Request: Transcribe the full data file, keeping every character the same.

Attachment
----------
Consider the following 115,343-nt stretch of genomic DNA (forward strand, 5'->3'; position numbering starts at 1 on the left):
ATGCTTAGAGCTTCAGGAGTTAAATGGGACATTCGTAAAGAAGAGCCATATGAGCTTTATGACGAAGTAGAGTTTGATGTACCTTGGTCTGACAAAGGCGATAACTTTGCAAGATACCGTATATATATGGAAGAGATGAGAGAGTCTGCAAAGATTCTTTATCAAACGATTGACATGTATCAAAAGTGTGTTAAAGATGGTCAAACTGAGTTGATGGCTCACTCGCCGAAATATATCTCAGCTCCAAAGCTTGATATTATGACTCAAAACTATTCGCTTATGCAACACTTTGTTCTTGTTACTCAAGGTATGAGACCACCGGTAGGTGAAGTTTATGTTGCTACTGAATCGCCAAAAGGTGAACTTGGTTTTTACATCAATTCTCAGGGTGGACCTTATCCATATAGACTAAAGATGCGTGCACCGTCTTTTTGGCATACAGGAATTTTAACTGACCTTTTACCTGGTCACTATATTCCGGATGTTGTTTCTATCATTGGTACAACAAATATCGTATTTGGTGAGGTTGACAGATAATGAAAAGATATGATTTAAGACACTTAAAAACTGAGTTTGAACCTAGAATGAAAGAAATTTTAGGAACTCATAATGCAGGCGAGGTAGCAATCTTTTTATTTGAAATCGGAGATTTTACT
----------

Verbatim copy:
Consider the following 115,343-nt stretch of genomic DNA (forward strand, 5'->3'; position numbering starts at 1 on the left):
ATGCTTAGAGCTTCAGGAGTTAAATGGGACATTCGTAAAGAAGAGCCATATGAGCTTTATGACGAAGTAGAGTTTGATGTACCTTGGTCTGACAAAGGCGATAACTTTGCAAGATACCGTATATATATGGAAGAGATGAGAGAGTCTGCAAAGATTCTTTATCAAACGATTGACATGTATCAAAAGTGTGTTAAAGATGGTCAAACTGAGTTGATGGCTCACTCGCCGAAATATATCTCAGCTCCAAAGCTTGATATTATGACTCAAAACTATTCGCTTATGCAACACTTTGTTCTTGTTACTCAAGGTATGAGACCACCGGTAGGTGAAGTTTATGTTGCTACTGAATCGCCAAAAGGTGAACTTGGTTTTTACATCAATTCTCAGGGTGGACCTTATCCATATAGACTAAAGATGCGTGCACCGTCTTTTTGGCATACAGGAATTTTAACTGACCTTTTACCTGGTCACTATATTCCGGATGTTGTTTCTATCATTGGTACAACAAATATCGTATTTGGTGAGGTTGACAGATAATGAAAAGATATGATTTAAGACACTTAAAAACTGAGTTTGAACCTAGAATGAAAGAAATTTTAGGAACTCATAATGCAGGCGAGGTAGCAATCTTTTTATTTGAAATCGGAGATTTTACT